Combined effect of a direct oral anticoagulant edoxaban and an inhibitor of activated thrombin-activatable fibrinolysis inhibitor on clot lysis
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Fibrinolysis is regulated by the thrombin/thrombin-activatable fibrinolysis inhibitor (TAFI) system. Thus, anticoagulants and inhibitors of TAFI are expected to accelerate fibrinolysis. The combined effects of an anticoagulant and a TAFIa inhibitor on fibrinolysis remain unknown. The aim of this study was to evaluate the combined effect of edoxaban, an oral direct factor Xa (FXa) inhibitor, and a TAFIa inhibitor, potato tuber carboxypeptidase inhibitor (PCI) on tissue-type plasminogen activator (t-PA)-induced clot lysis in human plasma in vitro. Pooled human plasma (containing 180 ng/mL t-PA and 0.1 nM thrombomodulin) was mixed with edoxaban and/or PCI. Clot formation was induced by 2.5 pM tissue factor and 4 µM phospholipids and clot lysis time was examined. Plasma plasmin-α2 antiplasmin complex (PAP) concentration was measured as a marker of plasmin generation. Edoxaban or PCI alone significantly shortened the t-PA-induced clot lysis time and plasma PAP concentration. The combination of these compounds significantly accelerated the clot lysis compared with the inhibitors alone. Addition of PCI (0.3, 1, and 3 μg/mL) to 75 ng/mL edoxaban increased plasma PAP concentration compared with edoxaban alone; however, compared with PCI alone only the combination of 0.3 μg/mL PCI + 75 ng/mL edoxaban showed the significant increase in PAP concentration. Concomitant use of an oral direct FXa inhibitor, edoxaban, and a TAFIa inhibitor, PCI, significantly accelerate fibrinolysis via enhancement of plasmin generation. These results suggest that the combination of edoxaban and a TAFIa inhibitor might be beneficial for the treatment of thromboembolic diseases.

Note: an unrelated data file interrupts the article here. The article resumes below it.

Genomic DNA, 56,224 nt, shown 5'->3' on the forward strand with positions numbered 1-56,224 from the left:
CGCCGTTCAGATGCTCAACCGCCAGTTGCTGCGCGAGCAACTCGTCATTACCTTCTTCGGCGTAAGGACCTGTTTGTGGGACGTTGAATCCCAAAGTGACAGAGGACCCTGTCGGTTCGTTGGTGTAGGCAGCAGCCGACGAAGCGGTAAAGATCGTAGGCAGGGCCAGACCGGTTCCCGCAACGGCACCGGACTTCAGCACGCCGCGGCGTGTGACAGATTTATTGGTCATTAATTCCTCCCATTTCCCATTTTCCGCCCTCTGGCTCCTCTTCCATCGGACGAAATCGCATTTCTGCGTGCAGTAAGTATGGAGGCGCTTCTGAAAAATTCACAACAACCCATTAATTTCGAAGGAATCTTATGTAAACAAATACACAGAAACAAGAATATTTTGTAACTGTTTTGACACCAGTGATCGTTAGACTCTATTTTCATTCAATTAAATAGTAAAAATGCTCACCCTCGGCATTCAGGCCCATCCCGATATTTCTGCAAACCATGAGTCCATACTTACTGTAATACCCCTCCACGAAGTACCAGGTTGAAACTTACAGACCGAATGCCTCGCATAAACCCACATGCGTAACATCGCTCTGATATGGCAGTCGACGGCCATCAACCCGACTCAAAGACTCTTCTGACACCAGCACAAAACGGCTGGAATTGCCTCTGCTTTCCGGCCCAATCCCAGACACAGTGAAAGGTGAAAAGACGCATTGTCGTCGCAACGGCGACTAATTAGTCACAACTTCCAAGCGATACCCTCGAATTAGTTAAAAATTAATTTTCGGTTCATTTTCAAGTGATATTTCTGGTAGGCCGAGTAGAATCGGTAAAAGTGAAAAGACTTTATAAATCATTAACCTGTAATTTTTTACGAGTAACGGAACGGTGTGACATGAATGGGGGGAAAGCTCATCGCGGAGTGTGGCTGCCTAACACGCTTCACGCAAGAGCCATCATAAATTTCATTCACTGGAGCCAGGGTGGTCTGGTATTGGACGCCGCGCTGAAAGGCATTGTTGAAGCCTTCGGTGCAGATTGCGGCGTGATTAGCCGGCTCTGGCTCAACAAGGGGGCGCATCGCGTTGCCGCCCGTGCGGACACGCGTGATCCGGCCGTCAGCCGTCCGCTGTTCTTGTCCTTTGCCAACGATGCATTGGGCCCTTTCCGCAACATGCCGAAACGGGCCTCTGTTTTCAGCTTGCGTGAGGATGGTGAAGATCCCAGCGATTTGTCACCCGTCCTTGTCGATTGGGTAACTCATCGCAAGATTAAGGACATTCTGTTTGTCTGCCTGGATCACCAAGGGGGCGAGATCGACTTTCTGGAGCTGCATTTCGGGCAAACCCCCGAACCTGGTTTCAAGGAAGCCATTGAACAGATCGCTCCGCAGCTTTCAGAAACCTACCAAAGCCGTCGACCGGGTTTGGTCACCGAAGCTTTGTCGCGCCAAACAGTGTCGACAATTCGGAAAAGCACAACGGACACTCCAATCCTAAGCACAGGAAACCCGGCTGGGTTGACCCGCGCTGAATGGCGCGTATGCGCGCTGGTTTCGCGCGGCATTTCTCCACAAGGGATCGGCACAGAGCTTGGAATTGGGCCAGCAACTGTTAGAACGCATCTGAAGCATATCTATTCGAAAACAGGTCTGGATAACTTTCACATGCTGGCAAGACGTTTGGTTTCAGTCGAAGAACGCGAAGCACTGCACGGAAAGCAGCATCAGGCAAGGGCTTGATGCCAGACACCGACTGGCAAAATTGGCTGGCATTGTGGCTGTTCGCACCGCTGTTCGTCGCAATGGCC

KeywordsFibrinolysis Direct factor Xa inhibitor Thrombin-activatable fibrinolysis inhibitor Edoxaban Combination
This study was financially supported by Daiichi Sankyo Co., Ltd.
Compliance with ethical standards
Conflict of interest
All authors are the employees of Daiichi Sankyo Co., Ltd.
This was an in vitro investigation and did not involve any living subjects.
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